While coastal real estate is highly esteemed wherever you look, building upon that real estate can often mean following an added layer of rules and regulations. If you’re interested in building or renovating a home or business on coastal real estate in Florida, there are some guidelines you must follow in order to be considered up to code.
In this article, we break down several Frequently Asked Questions about coastal construction in Florida so you can move forward on your real estate plans with confidence.
While Coastal Construction is broken down by individual counties in Florida, it is regulated by the Coastal Construction Control Lines (CCCL) which articulate beaches and dunes in the area.
The CCCL exists as a means of protecting dunes, beaches, and subsequent wildlife from “imprudent construction” which may threaten the ecosystem, cause untimely erosion, and create unstable and unsustainable upland structures.
It’s important to note that you don’t always need a permit for repair or maintenance projects on existing buildings. The Florida Department of Environmental Protection (DEP) offers existing structures the option to apply for a Request for Verification of Exemption form if they believe the work is within acceptable limits.
All construction that takes place seaward of the CCCL requires certain considerations for storm surges and inclement weather. For example, all structures built seaward of the CCCL must be built on piles deeply embedded in the ground that will remain structurally stable even after losing several feet of the surrounding earth. Called the “design storm elevation,” the structure must be high enough above sea level that any wind-driven waves will not make contact with the first horizontal beam, even during a tropical storm.
Before closing a deal on any structure or land seaward of the CCCL, it’s recommended that you have a surveyor assess the area to make sure everything is up to code. It’s also worth looking into the 30-Year Erosion Project Line. This line was created by looking at site-specific erosion data over time in coastal regions; seaward construction from the 30-Year Erosion Project Line is prohibited.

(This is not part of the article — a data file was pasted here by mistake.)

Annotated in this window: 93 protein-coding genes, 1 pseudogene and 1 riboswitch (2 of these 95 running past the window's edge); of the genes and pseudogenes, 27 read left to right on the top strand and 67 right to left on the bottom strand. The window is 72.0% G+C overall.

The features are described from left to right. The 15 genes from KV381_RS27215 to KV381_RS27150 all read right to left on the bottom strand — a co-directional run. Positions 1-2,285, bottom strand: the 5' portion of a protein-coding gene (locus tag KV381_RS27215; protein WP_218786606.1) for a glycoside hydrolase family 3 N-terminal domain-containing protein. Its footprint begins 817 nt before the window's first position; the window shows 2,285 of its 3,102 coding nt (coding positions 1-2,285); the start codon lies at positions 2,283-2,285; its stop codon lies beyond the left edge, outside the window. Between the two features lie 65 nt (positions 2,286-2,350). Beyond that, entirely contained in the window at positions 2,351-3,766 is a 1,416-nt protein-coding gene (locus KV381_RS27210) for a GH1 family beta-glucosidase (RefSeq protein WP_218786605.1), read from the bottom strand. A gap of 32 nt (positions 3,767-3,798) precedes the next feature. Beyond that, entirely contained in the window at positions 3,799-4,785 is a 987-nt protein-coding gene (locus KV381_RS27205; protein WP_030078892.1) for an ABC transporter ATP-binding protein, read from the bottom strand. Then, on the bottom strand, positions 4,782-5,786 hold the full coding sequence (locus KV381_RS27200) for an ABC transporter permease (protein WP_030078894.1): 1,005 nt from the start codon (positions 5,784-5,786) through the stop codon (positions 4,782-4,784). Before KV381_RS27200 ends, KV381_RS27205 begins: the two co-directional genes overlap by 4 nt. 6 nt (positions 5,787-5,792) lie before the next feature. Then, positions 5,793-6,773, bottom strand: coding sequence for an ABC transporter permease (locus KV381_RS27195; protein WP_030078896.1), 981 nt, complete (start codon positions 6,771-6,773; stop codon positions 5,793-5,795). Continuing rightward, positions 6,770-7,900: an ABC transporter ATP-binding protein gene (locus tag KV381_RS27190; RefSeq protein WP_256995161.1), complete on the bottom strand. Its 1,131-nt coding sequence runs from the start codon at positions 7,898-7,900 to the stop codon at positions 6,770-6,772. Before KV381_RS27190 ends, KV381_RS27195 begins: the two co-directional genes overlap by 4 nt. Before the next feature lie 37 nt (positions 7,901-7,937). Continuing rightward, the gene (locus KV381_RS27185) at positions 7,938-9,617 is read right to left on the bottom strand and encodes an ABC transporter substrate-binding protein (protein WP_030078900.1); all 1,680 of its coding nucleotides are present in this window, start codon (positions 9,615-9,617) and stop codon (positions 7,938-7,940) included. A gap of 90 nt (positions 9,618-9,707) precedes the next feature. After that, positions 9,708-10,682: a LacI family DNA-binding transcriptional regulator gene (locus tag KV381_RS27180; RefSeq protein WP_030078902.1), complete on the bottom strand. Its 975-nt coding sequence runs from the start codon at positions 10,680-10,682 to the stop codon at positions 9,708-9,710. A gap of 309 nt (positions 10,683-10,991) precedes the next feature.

In order to participate in the National Flood Insurance Program, local buildings must pass Federal Emergency Management Agency (FEMA) regulations. The National Flood Insurance Program helps local homeowners to rebuild after a natural disaster, so it’s worth making sure your general contractor adheres to their building codes in order to be viable. For more information on building in flood zones in Florida, click here.
Hopefully, we’ve been able to answer some of your FAQ about coastal construction projects in Florida. While construction projects on the coast of Florida are not without their challenges, by adhering to national and local guidelines already put in place, you can build something to last for years to come. Curious to know more about storm-proofing Florida construction projects? Check out our recent article on the topic!
If you’re looking for a general contractor for your next big project, click here to get started!